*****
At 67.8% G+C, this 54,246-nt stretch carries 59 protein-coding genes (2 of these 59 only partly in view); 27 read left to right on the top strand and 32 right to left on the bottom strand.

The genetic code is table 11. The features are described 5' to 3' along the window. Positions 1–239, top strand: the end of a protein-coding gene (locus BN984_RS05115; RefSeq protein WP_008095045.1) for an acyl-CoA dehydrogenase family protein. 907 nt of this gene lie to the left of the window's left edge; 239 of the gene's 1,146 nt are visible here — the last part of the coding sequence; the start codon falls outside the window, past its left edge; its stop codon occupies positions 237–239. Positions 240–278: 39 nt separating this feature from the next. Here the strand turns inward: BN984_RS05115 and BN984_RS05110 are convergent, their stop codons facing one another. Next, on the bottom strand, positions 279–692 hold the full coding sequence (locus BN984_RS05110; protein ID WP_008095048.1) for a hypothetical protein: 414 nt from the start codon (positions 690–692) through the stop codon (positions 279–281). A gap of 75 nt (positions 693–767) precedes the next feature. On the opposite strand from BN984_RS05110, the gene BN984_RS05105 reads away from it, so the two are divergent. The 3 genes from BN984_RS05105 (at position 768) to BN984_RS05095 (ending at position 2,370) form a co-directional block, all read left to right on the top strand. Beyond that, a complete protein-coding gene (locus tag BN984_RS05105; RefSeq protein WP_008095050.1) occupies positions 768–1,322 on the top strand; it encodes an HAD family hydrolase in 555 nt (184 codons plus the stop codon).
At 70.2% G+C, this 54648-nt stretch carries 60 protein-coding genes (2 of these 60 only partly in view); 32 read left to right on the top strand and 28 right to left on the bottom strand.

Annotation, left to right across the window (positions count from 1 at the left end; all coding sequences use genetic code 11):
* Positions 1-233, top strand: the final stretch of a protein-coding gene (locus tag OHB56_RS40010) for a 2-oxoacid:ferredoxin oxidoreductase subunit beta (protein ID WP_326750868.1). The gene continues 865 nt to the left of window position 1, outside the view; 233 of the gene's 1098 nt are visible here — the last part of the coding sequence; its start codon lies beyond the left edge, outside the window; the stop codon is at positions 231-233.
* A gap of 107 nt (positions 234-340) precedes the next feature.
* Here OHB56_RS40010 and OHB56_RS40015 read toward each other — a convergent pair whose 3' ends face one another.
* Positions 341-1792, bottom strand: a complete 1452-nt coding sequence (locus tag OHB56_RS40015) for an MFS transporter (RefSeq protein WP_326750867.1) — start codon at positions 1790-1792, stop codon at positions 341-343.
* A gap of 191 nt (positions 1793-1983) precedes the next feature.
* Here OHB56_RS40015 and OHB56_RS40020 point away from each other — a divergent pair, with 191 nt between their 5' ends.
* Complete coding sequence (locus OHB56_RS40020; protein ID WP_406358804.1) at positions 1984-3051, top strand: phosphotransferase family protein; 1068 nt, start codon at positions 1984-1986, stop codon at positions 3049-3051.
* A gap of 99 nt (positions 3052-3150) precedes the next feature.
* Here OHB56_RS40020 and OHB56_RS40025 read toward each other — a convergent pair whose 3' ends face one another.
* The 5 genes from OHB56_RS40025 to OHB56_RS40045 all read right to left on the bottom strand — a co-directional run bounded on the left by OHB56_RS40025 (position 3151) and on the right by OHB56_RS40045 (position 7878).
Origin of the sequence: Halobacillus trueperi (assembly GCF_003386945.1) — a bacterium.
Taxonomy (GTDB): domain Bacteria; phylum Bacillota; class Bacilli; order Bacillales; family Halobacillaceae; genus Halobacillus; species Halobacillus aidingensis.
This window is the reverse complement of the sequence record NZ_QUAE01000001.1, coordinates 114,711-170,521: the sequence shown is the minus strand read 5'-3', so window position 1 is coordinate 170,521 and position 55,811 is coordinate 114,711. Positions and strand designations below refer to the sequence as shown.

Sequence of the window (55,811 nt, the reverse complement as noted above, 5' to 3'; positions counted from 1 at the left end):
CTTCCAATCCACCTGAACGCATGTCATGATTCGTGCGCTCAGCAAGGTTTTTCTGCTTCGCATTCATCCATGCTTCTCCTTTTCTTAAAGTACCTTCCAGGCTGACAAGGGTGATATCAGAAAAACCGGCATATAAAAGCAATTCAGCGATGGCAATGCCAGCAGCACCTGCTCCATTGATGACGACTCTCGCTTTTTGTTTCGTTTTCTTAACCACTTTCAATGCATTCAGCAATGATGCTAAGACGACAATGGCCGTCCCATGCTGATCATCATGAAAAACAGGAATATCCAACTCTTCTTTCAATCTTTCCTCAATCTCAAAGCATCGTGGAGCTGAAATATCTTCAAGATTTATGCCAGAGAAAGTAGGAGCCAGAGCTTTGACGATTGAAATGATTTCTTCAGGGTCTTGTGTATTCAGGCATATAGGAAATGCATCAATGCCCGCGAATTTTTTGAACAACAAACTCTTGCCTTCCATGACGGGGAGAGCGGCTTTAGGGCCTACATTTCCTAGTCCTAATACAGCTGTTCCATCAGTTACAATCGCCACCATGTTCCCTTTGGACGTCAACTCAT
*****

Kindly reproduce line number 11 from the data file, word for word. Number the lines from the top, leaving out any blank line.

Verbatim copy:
* Complete coding sequence (locus OHB56_RS40020; protein ID WP_406358804.1) at positions 1984-3051, top strand: phosphotransferase family protein; 1068 nt, start codon at positions 1984-1986, stop codon at positions 3049-3051.